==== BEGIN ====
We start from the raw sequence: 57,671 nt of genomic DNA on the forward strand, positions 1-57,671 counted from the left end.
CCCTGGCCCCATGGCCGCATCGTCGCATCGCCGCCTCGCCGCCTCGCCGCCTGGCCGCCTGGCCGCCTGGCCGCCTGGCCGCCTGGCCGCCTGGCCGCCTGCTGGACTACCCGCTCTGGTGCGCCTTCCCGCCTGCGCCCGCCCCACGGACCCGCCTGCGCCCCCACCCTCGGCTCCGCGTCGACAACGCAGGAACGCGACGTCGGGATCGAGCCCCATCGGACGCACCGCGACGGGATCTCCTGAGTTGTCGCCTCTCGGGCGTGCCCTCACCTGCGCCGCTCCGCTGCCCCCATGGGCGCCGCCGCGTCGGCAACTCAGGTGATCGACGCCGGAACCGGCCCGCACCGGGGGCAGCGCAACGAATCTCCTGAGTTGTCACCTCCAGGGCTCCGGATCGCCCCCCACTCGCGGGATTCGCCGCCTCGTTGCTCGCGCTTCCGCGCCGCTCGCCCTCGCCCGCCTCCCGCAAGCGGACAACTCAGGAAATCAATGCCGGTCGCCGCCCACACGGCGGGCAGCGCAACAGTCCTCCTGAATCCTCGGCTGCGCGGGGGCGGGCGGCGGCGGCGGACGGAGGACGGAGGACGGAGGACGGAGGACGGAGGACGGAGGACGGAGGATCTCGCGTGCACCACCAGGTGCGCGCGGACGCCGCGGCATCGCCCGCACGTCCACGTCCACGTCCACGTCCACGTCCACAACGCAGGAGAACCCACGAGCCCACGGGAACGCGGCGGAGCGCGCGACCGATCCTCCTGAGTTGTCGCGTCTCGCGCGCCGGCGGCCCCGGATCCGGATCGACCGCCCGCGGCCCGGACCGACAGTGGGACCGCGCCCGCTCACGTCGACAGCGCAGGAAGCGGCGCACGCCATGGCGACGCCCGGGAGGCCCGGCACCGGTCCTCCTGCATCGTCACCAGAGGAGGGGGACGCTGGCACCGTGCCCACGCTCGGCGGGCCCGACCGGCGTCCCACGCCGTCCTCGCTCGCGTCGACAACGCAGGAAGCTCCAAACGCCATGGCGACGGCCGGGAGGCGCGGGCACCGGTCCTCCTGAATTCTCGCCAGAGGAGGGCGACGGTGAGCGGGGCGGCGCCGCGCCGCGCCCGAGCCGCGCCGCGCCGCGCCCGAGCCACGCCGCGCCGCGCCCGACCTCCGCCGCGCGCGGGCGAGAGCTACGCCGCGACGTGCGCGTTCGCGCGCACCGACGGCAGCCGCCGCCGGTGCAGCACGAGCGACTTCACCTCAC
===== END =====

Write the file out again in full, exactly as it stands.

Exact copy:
We start from the raw sequence: 57,671 nt of genomic DNA on the forward strand, positions 1-57,671 counted from the left end.
CCCTGGCCCCATGGCCGCATCGTCGCATCGCCGCCTCGCCGCCTCGCCGCCTGGCCGCCTGGCCGCCTGGCCGCCTGGCCGCCTGGCCGCCTGGCCGCCTGCTGGACTACCCGCTCTGGTGCGCCTTCCCGCCTGCGCCCGCCCCACGGACCCGCCTGCGCCCCCACCCTCGGCTCCGCGTCGACAACGCAGGAACGCGACGTCGGGATCGAGCCCCATCGGACGCACCGCGACGGGATCTCCTGAGTTGTCGCCTCTCGGGCGTGCCCTCACCTGCGCCGCTCCGCTGCCCCCATGGGCGCCGCCGCGTCGGCAACTCAGGTGATCGACGCCGGAACCGGCCCGCACCGGGGGCAGCGCAACGAATCTCCTGAGTTGTCACCTCCAGGGCTCCGGATCGCCCCCCACTCGCGGGATTCGCCGCCTCGTTGCTCGCGCTTCCGCGCCGCTCGCCCTCGCCCGCCTCCCGCAAGCGGACAACTCAGGAAATCAATGCCGGTCGCCGCCCACACGGCGGGCAGCGCAACAGTCCTCCTGAATCCTCGGCTGCGCGGGGGCGGGCGGCGGCGGCGGACGGAGGACGGAGGACGGAGGACGGAGGACGGAGGACGGAGGACGGAGGATCTCGCGTGCACCACCAGGTGCGCGCGGACGCCGCGGCATCGCCCGCACGTCCACGTCCACGTCCACGTCCACGTCCACAACGCAGGAGAACCCACGAGCCCACGGGAACGCGGCGGAGCGCGCGACCGATCCTCCTGAGTTGTCGCGTCTCGCGCGCCGGCGGCCCCGGATCCGGATCGACCGCCCGCGGCCCGGACCGACAGTGGGACCGCGCCCGCTCACGTCGACAGCGCAGGAAGCGGCGCACGCCATGGCGACGCCCGGGAGGCCCGGCACCGGTCCTCCTGCATCGTCACCAGAGGAGGGGGACGCTGGCACCGTGCCCACGCTCGGCGGGCCCGACCGGCGTCCCACGCCGTCCTCGCTCGCGTCGACAACGCAGGAAGCTCCAAACGCCATGGCGACGGCCGGGAGGCGCGGGCACCGGTCCTCCTGAATTCTCGCCAGAGGAGGGCGACGGTGAGCGGGGCGGCGCCGCGCCGCGCCCGAGCCGCGCCGCGCCGCGCCCGAGCCACGCCGCGCCGCGCCCGACCTCCGCCGCGCGCGGGCGAGAGCTACGCCGCGACGTGCGCGTTCGCGCGCACCGACGGCAGCCGCCGCCGGTGCAGCACGAGCGACTTCACCTCAC